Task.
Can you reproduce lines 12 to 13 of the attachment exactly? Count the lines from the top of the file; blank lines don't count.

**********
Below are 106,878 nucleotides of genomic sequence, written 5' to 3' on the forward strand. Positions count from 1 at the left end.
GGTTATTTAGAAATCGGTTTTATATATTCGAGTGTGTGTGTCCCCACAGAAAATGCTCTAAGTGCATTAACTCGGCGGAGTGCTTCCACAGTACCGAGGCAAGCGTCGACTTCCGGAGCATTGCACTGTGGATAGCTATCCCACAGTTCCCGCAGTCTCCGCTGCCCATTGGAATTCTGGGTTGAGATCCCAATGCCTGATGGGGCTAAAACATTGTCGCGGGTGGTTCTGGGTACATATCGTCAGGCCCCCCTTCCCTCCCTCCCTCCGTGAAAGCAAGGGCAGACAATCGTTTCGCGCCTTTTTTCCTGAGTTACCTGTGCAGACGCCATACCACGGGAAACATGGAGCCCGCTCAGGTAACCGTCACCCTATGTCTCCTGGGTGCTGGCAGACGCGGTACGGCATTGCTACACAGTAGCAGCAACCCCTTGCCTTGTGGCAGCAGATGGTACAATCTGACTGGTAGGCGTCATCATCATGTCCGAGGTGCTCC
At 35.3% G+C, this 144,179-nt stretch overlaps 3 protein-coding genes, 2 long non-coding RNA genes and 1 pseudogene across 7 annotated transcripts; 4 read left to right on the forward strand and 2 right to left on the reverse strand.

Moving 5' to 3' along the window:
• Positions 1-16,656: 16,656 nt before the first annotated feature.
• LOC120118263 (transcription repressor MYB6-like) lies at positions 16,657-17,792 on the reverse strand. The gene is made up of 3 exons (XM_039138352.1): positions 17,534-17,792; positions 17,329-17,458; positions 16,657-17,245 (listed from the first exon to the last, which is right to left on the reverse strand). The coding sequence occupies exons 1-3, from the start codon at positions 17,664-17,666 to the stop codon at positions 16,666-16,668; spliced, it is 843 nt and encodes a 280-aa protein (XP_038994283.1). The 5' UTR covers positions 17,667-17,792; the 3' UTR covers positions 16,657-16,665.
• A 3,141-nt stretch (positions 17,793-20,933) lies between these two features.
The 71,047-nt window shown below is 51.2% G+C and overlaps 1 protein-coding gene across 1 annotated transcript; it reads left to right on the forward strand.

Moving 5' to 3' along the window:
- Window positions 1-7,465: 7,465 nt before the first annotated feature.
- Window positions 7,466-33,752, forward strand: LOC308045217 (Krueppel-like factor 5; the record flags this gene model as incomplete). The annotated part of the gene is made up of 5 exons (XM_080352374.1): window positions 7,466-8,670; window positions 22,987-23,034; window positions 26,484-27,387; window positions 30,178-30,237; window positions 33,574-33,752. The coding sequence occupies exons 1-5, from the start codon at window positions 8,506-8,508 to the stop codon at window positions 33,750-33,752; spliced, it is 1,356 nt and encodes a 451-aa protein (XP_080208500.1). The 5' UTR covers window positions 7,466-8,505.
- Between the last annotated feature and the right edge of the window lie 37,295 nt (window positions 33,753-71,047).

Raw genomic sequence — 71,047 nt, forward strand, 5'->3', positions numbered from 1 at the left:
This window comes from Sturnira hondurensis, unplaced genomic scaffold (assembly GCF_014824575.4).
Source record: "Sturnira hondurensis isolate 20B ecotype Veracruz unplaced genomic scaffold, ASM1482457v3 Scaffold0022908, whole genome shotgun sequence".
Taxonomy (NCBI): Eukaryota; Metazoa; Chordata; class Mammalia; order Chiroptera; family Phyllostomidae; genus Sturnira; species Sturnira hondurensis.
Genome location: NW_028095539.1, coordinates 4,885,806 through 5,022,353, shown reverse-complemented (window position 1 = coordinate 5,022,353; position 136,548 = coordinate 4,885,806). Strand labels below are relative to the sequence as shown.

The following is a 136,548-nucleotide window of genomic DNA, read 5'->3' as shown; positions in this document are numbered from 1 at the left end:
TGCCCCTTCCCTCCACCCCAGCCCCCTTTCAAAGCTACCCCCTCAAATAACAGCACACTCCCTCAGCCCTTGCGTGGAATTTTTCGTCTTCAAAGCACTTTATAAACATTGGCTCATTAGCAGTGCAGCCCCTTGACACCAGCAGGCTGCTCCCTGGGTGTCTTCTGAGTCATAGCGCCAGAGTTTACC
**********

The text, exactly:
- Between the last annotated feature and the right edge of the window lie 37,295 nt (window positions 33,753-71,047).

Raw genomic sequence — 71,047 nt, forward strand, 5'->3', positions numbered from 1 at the left: